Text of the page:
I think it is a credit to Santino that he brings these four together in a haunted house already equipped with the solution to all of their problems. Throughout the book, as readers, we can see that the very fact they are all in the same place is what can put Stygian back together – not the sophomore album, not – in my opinion – the resolution of the UST between Jeremy and Kennedy or the devolution of Watts and Quince’s relationship; but the ability of all members to communicate and work together to create another reality. After all didn’t the river Styx have the power to heal and make people invulnerable?
I could be here forever beating on the possible mythological connections of a band called Stygian that teeters between the living and the (un)dead!
I mean, Stygian is a paranormal novel: the paranormal manifests itself with two properly fleshed out “monstrous” characters – however I thought that the ghosts of the past – from Caroline and Luke to the baggage each band member carries, worked as paranormal markers just as well as Hunter and Laurel Caroway.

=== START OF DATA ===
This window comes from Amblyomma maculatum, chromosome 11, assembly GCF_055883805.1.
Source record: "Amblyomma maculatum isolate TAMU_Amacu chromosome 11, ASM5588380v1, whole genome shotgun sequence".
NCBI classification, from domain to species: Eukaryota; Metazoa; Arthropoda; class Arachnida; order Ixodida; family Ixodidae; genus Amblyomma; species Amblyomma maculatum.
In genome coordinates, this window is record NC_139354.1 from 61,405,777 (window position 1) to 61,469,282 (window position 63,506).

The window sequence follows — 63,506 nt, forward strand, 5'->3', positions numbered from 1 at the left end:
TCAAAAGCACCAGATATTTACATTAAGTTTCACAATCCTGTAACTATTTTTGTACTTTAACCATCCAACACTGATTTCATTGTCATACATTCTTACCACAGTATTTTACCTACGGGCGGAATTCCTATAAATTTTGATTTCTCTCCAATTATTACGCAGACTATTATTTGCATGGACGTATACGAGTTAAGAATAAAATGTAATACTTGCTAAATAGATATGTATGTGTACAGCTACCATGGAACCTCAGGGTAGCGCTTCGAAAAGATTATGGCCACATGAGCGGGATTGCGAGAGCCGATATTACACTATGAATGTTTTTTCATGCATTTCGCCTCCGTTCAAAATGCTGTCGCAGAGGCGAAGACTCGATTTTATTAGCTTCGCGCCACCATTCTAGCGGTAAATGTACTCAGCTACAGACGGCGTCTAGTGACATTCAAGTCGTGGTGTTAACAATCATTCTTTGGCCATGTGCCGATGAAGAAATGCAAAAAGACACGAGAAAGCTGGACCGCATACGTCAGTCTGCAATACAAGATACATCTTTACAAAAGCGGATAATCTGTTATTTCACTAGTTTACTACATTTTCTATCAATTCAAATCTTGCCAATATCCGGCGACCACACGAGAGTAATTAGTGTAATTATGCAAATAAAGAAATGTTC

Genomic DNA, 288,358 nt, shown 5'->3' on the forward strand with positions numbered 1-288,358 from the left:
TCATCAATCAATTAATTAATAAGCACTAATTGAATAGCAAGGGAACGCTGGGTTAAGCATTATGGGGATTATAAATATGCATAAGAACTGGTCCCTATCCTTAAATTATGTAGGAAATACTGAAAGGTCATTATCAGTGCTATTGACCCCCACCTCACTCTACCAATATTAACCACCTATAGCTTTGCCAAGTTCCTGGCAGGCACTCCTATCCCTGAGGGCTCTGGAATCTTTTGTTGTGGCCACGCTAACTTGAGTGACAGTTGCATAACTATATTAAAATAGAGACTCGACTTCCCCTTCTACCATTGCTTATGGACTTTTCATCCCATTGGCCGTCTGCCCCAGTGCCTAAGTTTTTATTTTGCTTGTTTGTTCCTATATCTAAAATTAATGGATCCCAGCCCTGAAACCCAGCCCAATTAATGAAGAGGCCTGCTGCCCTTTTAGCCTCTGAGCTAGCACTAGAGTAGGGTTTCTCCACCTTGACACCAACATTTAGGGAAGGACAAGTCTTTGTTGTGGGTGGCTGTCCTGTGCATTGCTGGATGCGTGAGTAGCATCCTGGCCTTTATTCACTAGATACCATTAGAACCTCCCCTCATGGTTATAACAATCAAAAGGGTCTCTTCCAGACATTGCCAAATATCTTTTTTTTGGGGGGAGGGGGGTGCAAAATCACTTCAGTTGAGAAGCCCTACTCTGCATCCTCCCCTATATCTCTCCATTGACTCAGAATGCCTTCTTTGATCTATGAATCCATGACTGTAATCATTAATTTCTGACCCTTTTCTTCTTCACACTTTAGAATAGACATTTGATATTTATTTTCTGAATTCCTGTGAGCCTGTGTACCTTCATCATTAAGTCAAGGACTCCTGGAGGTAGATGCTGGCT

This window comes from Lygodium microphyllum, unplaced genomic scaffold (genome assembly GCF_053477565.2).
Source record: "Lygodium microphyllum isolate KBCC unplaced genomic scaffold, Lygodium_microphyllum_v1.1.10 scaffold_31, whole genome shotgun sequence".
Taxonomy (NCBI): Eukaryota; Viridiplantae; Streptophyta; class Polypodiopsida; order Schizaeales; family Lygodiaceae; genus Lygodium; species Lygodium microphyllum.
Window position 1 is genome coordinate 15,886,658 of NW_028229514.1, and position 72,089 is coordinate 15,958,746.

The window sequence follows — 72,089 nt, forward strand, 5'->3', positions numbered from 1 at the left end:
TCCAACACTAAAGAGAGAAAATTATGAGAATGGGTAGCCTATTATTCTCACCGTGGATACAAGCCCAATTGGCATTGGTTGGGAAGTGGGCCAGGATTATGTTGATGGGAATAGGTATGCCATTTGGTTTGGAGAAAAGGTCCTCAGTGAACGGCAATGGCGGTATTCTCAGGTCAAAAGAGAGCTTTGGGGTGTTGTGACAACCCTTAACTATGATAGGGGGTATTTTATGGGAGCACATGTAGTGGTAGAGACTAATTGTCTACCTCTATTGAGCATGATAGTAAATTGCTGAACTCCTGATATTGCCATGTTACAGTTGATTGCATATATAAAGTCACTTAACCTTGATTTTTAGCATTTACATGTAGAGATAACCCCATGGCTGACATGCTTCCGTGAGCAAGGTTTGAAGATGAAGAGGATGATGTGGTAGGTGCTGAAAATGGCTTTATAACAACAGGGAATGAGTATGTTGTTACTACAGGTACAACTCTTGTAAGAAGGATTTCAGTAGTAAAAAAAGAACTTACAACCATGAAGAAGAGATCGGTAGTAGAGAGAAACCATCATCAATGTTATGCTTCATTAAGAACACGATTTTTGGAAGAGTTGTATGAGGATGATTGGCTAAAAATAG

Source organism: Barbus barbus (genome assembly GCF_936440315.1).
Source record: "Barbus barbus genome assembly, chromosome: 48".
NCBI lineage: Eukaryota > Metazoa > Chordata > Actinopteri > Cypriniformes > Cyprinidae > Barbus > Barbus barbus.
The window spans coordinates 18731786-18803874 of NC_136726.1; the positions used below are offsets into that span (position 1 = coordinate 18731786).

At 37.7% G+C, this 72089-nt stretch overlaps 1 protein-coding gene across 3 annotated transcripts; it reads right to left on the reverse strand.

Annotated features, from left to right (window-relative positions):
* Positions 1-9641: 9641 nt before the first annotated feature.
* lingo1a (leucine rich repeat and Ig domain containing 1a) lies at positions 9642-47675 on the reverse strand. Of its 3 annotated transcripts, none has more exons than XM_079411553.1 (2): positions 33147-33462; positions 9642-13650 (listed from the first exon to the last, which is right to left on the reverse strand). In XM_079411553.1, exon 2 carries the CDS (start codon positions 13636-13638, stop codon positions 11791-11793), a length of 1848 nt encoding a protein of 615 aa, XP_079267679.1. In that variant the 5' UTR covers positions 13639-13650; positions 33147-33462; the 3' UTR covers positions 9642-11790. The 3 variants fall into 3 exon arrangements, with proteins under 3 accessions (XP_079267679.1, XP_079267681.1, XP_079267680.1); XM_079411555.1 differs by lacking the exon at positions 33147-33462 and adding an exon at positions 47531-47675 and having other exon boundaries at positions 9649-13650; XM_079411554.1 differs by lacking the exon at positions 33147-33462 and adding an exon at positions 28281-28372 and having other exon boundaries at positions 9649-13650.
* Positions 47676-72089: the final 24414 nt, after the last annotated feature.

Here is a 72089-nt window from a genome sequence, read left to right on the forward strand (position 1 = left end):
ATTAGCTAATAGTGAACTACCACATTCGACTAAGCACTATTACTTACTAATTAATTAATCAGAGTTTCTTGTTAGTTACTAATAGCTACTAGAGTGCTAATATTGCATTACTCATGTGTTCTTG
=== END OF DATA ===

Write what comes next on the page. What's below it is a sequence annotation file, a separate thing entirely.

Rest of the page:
Jeremy’s newbie status is the catalyst for all of the characters agency: he longs to belong, to the band, to Kennedy and this longing forms the basis for Hunter’s Caroway’s manipulations.
Karen: While the four band members have distinct personalities, it is as a dysfunctional group where they actually shined for me. I know that sounds odd but they seemed to bring out both the best and the worst in each other, and underneath it you feel that this weird symbiotic relationship defines them all. However Brian I found the most interesting especially his response to the Caroways. I actually found him the most vulnerable in many ways of the bunch.
Fra: *barges in completely inappropriately* OMG I LOVE WATTS – I want to read all of the Watts stories!!!
Karen : So, having read Stygian, Sutphin Boulevard and ICoS I think that Santino Hassell is a terrifically versatile writer. Often people say ‘I would recognise his/ her writing style anywhere’ I don’t get that with SH, which is something that I really appreciate and value.
Miki: I believe that is the most hard thing to achieve as a writer, and Hassell can do it instinctively. There are very few authors with that talent, innate, in the literature world in general. I think the m/m genre is a little too constrictive for him. He´s so much more than that (with all due respect for the genre) but let’s be honest, some people can only write one thing, and one thing only.